Texas Tech University Health Sciences Center
The Long Journey of Improvement

The Long Journey of Improvement

the-long-journey-of-improvement- image0I often say the health care industry’s quality efforts are “first-generational.” By that I mean we are off to a good start, but we have a ways to go. It seems to me that too often we are focused on processes — not outcomes. It is natural that we would do this — it is a way of beginning something difficult — like measuring quality in health care with its hundreds of variables. But it is, well, first generational. By the way, I am highly supportive of all quality improvements efforts — I am simply saying improving quality in a meaningful way is a long journey.

To illustrate my point, when I was a hospital administrator, we were looking at core measures and actual patients’ medical records with a group of physicians, registered nurses and other professionals in a Quality Improvement meeting.

One of the measures was “aspirin upon arrival in the emergency department for chest-pain patients” and another, to “give a beta-blocker to this same cohort of patients upon arrival.” We were pleased that for this particular month we were 100 percent in both categories. We also looked at the so-called “door-to-balloon time,” the amount of time between when a patient arrives at the hospital and when they receive a percutaneous coronary intervention, like an angioplasty. An angioplasty is a procedure in which a catheter with a small balloon at the tip is inserted and inflated to open a blocked artery. By going quickly, we believed we could save heart muscle and lives. Then someone at the meeting asked , “Did the patient survive?” The room became quiet — in our excitement over meeting the first two metrics, we, for just a moment, appeared to forget about the patient and outcome of care.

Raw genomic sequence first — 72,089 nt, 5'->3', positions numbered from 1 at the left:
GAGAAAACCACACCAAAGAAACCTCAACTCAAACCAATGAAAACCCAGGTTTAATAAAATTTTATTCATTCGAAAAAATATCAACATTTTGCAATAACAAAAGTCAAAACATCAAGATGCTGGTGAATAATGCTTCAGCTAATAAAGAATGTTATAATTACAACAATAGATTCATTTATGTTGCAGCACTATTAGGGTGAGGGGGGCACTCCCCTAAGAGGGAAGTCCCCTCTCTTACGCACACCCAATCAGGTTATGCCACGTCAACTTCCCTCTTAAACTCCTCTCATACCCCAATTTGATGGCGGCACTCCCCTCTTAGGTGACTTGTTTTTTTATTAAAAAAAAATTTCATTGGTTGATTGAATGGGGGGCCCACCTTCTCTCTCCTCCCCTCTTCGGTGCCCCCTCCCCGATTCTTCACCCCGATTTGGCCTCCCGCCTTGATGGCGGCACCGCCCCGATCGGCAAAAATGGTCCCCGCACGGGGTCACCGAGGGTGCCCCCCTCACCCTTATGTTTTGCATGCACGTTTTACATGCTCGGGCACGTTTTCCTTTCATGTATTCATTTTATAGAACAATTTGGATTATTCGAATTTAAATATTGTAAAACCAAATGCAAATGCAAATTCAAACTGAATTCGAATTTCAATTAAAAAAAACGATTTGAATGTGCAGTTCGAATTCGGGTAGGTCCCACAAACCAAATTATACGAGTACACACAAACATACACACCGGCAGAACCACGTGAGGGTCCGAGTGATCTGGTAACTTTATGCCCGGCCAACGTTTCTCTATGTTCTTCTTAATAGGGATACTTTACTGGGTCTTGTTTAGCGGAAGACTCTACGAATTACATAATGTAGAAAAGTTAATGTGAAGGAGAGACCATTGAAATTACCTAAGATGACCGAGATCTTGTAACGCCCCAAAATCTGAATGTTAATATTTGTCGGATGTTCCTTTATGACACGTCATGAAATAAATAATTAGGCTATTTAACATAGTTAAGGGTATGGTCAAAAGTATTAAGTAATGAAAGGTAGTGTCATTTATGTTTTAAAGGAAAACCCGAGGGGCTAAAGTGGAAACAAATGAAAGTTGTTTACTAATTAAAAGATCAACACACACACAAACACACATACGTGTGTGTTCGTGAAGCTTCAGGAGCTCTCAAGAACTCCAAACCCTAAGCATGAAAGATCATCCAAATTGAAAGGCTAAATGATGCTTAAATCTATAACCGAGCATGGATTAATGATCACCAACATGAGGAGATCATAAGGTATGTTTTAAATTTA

So, when a study in the New England Journal of Medicine came out last week, it caught my eye. According to the study, heart attack deaths have remained the same, even as hospital teams have gotten faster at treating heart attack patients with emergency angioplasty. In an analysis led by the University of Michigan Frankel Cardiovascular Center, of 100,000 heart attack admissions across the United States between 2005 and 2009, the same time period that hospitals across the nation were working on this, 4.7 percent of patients died. The rate was virtually unchanged in spite of the rapid care — it was 4.8 percent in 2005 and 4.7 percent in 2009.

Should we be discouraged by this data? No, I would say not. We are learning. However, I would say an overemphasis on processes when the evidence says there is virtually no change in outcomes is a red flag. We must always look for improvements in outcomes and use science and measurement to get us there.